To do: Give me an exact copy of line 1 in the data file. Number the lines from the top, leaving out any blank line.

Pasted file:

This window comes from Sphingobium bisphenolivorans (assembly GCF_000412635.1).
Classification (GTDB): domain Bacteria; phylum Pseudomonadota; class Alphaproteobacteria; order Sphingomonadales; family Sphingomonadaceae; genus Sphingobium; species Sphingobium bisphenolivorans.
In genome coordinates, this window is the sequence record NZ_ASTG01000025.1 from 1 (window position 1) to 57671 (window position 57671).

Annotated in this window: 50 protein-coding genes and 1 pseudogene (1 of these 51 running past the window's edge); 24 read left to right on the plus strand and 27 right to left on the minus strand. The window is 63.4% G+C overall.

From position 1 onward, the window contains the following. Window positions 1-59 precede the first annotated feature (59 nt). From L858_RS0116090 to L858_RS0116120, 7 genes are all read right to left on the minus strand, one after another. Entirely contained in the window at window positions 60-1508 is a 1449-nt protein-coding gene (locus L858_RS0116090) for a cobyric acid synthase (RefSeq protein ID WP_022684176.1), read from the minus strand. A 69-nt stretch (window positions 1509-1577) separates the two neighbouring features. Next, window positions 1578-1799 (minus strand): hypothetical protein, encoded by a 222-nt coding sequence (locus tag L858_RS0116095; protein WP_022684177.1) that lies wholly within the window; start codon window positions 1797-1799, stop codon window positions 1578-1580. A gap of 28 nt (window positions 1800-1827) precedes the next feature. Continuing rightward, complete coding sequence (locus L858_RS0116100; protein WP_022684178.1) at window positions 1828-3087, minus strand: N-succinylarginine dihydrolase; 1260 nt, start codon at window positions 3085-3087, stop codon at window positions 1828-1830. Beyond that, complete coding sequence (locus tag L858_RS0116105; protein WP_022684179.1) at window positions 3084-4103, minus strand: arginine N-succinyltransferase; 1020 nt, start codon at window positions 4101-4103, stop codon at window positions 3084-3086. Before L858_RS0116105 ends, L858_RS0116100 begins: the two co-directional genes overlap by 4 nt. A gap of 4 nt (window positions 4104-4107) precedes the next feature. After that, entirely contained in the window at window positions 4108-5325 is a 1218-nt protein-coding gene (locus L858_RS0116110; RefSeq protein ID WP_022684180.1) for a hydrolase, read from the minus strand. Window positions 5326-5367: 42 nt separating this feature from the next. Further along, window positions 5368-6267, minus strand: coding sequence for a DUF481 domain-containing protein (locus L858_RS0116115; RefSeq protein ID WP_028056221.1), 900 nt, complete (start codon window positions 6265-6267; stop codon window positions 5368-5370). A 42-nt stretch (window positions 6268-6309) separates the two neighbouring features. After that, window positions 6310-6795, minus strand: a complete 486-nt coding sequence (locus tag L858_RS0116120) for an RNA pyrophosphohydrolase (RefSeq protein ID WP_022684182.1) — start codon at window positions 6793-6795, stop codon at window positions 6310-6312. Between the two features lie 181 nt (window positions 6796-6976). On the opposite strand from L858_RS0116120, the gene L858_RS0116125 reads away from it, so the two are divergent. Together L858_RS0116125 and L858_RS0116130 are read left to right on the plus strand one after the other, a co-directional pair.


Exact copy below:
This window comes from Sphingobium bisphenolivorans (assembly GCF_000412635.1).